Some people love getting scared, particularly when they know they’re actually totally safe. Full disclosure: I’m not one of them. But this isn’t the first time I’ve tried to tackle a genre I’m not a fan of so today I want to look at the modern horror story, something cinema has simply dubbed “horror” though it’s a bit different from traditional ghost stories or scary campfire stories.
Horror relies on tricks of production in setting it’s scenes and drawing readers in much more than most genres. Consider the impact of music in films like Halloween or the eerie claustrophobia of the handheld camera in The Blair Witch Project (the original). Edgar Allen Poe, mastery of written horror, achieved a similar restricted and unreliable point of view using first person narrators in most of his famous horror stories.
That said, these flourishes are not the pillars that hold up this aesthetic genre. Rather, those hallmarks are:
- A sense of isolation. It’s very hard to feel scared in a group of people. Even strangers provide a sense of camaraderie and empathy for most people that builds confidence and helps you avoid horror. So characters must become isolated from those around them in some way before we can get truly scared for them. Poe’s stories almost never mention characters outside the immediate circumstances. The Evil Dead puts it’s characters in an isolated cabin far from civilization that they wind up stranded in due to circumstances. It Follows achieves isolation by making it’s monster visible only to the person it afflicts, leaving the victim alone with the creature even in crowds.
- The threat of death. And actual death. Horror requires us to be well and truly scared for the characters in order to work. Death is the most effective threat there is, period. Even horror stories that aren’t chock full of actual death pile death symbolism onto their stories. The unnatural appearance that drives the apprentice to kill his master in The Tell-Tale Heart, the way the girl’s head spins entirely around in The Exorcist, the deaths of the crew in Alien, all of these make it clear to us that the stakes are real.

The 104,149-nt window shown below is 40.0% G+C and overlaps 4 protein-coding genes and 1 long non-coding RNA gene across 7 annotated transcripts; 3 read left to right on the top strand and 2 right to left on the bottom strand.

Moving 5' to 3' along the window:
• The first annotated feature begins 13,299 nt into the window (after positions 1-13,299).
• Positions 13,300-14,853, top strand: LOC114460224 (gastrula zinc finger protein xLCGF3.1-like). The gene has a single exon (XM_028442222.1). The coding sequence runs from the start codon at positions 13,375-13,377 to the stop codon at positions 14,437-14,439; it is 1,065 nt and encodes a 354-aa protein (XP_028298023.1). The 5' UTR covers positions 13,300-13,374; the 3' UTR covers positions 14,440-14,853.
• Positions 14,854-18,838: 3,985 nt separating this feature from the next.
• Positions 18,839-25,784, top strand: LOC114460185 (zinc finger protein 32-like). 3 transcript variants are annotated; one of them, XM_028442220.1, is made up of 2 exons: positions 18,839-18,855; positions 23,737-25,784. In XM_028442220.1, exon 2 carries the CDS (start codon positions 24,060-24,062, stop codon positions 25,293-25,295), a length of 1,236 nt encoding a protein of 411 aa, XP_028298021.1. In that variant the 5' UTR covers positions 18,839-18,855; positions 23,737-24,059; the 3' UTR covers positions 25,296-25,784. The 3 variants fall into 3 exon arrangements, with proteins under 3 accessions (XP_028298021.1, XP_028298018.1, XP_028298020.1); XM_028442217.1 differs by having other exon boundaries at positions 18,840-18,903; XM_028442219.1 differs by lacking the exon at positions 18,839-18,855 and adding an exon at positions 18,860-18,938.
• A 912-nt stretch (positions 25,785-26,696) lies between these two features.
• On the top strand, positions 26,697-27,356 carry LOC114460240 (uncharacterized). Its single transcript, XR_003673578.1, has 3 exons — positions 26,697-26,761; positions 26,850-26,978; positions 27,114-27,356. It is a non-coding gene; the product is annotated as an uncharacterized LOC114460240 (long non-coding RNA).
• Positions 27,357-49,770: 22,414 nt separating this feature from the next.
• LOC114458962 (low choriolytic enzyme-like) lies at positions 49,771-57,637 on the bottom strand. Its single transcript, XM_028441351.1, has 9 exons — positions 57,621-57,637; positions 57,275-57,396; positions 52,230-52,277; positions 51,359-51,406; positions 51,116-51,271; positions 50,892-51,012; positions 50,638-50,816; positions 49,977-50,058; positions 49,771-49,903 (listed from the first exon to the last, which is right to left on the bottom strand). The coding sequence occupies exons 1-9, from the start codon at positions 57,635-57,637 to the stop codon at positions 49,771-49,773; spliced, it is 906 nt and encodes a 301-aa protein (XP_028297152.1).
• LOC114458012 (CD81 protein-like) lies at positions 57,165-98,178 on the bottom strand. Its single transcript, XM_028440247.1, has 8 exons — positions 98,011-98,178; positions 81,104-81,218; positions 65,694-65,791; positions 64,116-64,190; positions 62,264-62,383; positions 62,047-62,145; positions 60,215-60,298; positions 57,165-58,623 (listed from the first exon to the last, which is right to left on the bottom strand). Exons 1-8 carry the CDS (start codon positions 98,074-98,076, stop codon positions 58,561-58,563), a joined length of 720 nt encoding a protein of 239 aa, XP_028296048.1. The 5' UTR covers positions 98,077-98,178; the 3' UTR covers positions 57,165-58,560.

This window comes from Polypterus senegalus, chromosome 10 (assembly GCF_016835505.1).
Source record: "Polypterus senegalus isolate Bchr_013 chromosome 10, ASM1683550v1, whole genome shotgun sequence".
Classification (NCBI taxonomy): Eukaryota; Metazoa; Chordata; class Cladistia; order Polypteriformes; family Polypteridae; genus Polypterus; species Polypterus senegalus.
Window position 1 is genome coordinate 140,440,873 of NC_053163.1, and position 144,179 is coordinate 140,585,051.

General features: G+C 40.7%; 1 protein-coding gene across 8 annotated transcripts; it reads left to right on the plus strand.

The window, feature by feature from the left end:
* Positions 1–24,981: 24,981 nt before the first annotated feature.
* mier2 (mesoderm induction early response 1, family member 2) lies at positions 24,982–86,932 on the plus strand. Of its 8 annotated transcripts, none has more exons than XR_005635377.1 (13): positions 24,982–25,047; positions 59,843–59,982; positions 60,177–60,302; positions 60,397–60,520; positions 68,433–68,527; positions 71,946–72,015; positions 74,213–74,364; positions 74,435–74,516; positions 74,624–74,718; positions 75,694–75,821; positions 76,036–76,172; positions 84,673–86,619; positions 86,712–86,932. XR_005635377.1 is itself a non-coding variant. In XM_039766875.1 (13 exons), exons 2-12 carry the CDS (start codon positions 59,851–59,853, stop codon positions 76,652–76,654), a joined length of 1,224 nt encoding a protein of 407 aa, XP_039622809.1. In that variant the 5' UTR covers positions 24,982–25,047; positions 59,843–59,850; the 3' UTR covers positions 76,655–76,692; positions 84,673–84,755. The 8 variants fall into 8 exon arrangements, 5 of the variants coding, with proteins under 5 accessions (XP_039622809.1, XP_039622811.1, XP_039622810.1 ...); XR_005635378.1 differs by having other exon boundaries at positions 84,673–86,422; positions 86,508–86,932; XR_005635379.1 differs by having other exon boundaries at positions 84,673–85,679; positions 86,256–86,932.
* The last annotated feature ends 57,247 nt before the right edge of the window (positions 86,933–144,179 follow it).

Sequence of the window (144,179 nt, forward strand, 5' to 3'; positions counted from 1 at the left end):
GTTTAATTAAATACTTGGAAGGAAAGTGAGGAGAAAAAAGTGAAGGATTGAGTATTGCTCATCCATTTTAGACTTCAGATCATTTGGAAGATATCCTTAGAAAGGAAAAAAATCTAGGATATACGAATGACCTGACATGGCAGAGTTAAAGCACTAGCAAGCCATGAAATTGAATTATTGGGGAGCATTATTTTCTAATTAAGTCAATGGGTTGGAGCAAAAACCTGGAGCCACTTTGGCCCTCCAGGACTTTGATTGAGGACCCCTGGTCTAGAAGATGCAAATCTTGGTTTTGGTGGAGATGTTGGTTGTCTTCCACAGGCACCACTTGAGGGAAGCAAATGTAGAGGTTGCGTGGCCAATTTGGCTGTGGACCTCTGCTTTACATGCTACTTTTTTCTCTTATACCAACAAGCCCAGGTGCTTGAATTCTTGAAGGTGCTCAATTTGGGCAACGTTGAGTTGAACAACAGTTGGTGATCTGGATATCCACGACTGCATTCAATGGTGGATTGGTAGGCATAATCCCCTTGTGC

- The unknown. Things we understand are not as scary as those we don’t. Consider the contrast between Alien and Aliens. At first Ripley and company didn’t know what a xenomorph was, what would work against them and what wouldn’t. When Ripley killed the alien and escaped only to face xenomorphs again in a new context the xenomorphs are not presented in the same way as before. While Aliens is certainly a thriller it’s not a horror story like Alien is because the weird biology and full shape of the aliens are known to Ripley and us, the mystery that’s half the horror is gone. This is why so many horror stories have supernatural monsters in them – these creatures can operate by their own rules, rules the audience won’t know until the story tells them, keeping us jumping as we try and figure out what is going to happen next.
What are the weaknesses of the horror genre? The biggest weakness of horror is that it’s grown very trope reliant and characters often make decisions purely because they serve the plot. Going places alone, being dismissive of supernatural forces that have proven their potency and malevolence, these are things that no person with even a passing knowledge of pop culture would do but horror story characters routinely indulge in. This can leave the audience very frustrated with the story and is one of the primary reasons I can’t stand the genre most of the time.
Another weakness is the need to provide the unknown. It’s very easy to wind up with contradictory events that are never explained or previous things known about what characters are facing getting undone just to provide new “mystery” about what’s happening. This is a particular problem in long running horror franchises.
Finally the threat of death hanging over every character means many writers never bother to develop the characters who are dying so their deaths can wind up feeling meaningless and lacking impact. This also makes it easy to pick out who’s going to live just by looking for the well developed character or two. Kind of undercuts the suspense which, in turn, is half of horror.
What are the strengths of the horror genre? As said in the opening, the thrill of something scary happening to someone who’s safe is very powerful. Poe’s horrific stories also provided a glimpse into the worst side of humanity from a place of safety, a benefit I’ve advocated for previously.
Good horror is also a great place to find good examples of narrative tension, story pacing and great villain ascendancies.
Personally I don’t plan on tackling horror in any of my writing and I’ve no desire to dig through the pulpy backlog of “classic” horror. But I’ve read Poe and I do know two things. The best horror has a razor sharp understanding of human nature and refines every step of its tales with the single minded focus of the master craftsman. If those are skills you need examples of you can find them elsewhere but I wouldn’t fault you for seeking them in the horror genre either.